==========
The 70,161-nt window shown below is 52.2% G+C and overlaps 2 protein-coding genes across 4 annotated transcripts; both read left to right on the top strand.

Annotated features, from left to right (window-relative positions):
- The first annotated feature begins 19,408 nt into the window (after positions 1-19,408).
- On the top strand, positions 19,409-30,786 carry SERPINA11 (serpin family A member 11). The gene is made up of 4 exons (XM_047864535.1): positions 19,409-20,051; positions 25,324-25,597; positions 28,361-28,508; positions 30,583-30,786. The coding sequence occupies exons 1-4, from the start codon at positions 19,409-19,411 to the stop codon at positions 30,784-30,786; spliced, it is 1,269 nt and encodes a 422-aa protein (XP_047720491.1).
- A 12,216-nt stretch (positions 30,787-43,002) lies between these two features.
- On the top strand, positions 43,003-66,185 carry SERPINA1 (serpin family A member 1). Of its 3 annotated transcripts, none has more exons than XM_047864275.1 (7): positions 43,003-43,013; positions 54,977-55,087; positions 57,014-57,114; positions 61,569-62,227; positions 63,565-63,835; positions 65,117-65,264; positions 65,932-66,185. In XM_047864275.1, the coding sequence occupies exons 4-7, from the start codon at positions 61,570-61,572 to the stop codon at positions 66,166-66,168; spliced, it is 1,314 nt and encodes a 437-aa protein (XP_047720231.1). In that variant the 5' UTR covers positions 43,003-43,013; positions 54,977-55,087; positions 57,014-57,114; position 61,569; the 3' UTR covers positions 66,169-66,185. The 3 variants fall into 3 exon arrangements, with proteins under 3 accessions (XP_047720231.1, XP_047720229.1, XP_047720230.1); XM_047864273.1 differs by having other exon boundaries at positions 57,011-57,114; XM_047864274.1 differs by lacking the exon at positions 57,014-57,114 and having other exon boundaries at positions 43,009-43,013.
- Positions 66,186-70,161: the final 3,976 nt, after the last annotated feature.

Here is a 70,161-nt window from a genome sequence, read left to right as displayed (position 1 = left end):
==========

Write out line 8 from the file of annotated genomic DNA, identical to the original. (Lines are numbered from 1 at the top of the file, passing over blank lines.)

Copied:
Here is a 70,161-nt window from a genome sequence, read left to right as displayed (position 1 = left end):